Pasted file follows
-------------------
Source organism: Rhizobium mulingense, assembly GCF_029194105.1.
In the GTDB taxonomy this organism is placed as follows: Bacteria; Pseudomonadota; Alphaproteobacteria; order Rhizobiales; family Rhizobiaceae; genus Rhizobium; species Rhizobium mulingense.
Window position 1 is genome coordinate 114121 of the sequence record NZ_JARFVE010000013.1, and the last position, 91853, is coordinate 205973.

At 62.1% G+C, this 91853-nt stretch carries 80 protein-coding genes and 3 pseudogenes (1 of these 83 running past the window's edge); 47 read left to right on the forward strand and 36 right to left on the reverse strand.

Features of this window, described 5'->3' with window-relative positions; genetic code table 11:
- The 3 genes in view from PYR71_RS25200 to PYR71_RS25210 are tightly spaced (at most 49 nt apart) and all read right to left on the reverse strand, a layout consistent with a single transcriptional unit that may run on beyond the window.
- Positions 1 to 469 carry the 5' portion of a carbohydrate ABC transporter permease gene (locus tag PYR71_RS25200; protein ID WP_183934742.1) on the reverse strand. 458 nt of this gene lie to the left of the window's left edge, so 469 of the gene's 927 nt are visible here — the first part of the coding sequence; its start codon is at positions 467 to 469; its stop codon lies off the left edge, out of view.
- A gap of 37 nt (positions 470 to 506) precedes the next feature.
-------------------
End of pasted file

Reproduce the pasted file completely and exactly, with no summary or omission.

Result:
Source organism: Rhizobium mulingense, assembly GCF_029194105.1.
In the GTDB taxonomy this organism is placed as follows: Bacteria; Pseudomonadota; Alphaproteobacteria; order Rhizobiales; family Rhizobiaceae; genus Rhizobium; species Rhizobium mulingense.
Window position 1 is genome coordinate 114121 of the sequence record NZ_JARFVE010000013.1, and the last position, 91853, is coordinate 205973.

At 62.1% G+C, this 91853-nt stretch carries 80 protein-coding genes and 3 pseudogenes (1 of these 83 running past the window's edge); 47 read left to right on the forward strand and 36 right to left on the reverse strand.

Features of this window, described 5'->3' with window-relative positions; genetic code table 11:
- The 3 genes in view from PYR71_RS25200 to PYR71_RS25210 are tightly spaced (at most 49 nt apart) and all read right to left on the reverse strand, a layout consistent with a single transcriptional unit that may run on beyond the window.
- Positions 1 to 469 carry the 5' portion of a carbohydrate ABC transporter permease gene (locus tag PYR71_RS25200; protein ID WP_183934742.1) on the reverse strand. 458 nt of this gene lie to the left of the window's left edge, so 469 of the gene's 927 nt are visible here — the first part of the coding sequence; its start codon is at positions 467 to 469; its stop codon lies off the left edge, out of view.
- A gap of 37 nt (positions 470 to 506) precedes the next feature.